If you recognize these 9 signs, you lack emotional support as a child

Recognizing the signs of a true lack of emotional support during childhood can be a difficult task.

Because these signs are often subtle and appear in ways that we cover up or dismiss.

Besides, no one wants to point the finger at a parent and tell them they did a bad job now, do they?

However, recognizing when emotional support is lacking during adolescence is an essential step towards healing and personal development.

As a child, you may not have been aware of what emotional support should look like. Absent parents or conflict may have seemed the norm…

Because that’s all you’ve ever known. Therefore, it makes it even more difficult to recognize the lack of emotional support. (If it ain’t broke, why fix it?)

So, without further ado, this article will cover 9 signs that could indicate a childhood without emotional support.

And know now, this isn’t about blaming anyone or pointing fingers in later life – it’s about helping you better understand your past, to improve your future.

1) Difficulties in expressing emotions

One of the signs of lack of emotional support in childhood is a they struggle with expressing emotions.

As a child you learned how to do your best, and in your situation that meant wrapping your emotions in a tight ball and hiding them.

You learned to deal with emotions by observing and interacting with your caregivers.

So if emotional support was lacking during these crucial years, you may not have been sure how to express your own feelings.

This difficulty in expressing emotions can manifest itself in different ways – from avoiding emotional situations and shutting down, to becoming overly reactive and grumpy, or quite sensitive.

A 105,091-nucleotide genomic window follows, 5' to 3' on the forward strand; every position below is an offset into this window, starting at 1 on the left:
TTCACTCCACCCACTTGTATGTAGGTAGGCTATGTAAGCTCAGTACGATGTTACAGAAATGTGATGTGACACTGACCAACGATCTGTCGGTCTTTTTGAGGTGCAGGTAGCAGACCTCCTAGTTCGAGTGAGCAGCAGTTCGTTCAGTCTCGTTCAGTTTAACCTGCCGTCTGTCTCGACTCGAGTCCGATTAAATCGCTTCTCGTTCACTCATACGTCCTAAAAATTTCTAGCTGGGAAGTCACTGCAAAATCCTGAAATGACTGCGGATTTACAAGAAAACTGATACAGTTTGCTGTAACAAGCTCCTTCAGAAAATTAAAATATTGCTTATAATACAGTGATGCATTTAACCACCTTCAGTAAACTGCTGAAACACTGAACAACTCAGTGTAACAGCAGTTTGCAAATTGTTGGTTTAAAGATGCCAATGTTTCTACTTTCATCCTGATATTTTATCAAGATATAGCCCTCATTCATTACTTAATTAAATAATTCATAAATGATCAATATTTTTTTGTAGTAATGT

If you recognize these signs in yourself, remind yourself that it’s not about blaming your caregivers or yourself.

Instead, it’s about gaining insight into why you might react the way you do and learning how to express emotions in a healthy way.

2) Feeling of loneliness

Despite being surrounded by people, some just can’t shake the persistent feeling of loneliness that follows them like a stray dog.

They feel like they are on the outside looking in, even when they are actively participating in society and in the middle of Christmas. Thanksgiving. At a house party.

This loneliness points to a childhood in which emotional needs were often neglected. This is often not intentional; parents have their own lives and may find themselves caught up in their own predicaments to think the best of dependents and support them.

However, this lack of emotional connection during a person’s formative years can lead to this feelings of isolation.

Breaking through this loneliness is also challenging, but as always, admitting it is a big and bold first step toward building more fulfilling relationships.

3) Excessively self-critical

If you don’t have parents who please you, telling you that you will do well in life and that you are beautiful and brave and smart, this can lead to a nasty internalized voice.

This negative self-critic may be constantly belittling you, babbling that you are not good enough, but you must always strive for perfection.

Research suggests that children who lack emotional support from their parents often grow up to become adults who set themselves unattainable goals high standards for yourself. They are more likely to suffer from perfectionism, anxiety and even depression.

Therefore, recognizing this pattern is the first step towards reducing self-criticism, even in adults, and creating a more compassionate relationship with yourself.

4) Trust issues

Trust is a key aspect of any relationship. It was learned and built through constant emotional support and understanding in childhood.

However, if you lack this emotional support, you may find it challenging to trust others.

Relying on yourself as a child to complete tasks and take care of yourself as a parent should actually mean that you become less and less confident in the world around you.

Because you saw it burning, and only you remained standing…

Take on the constant fear of being betrayed or abandoned, making it difficult to form secure and lasting relationships because you remain somewhat skeptical, no matter how hard they try to prove their trustworthiness.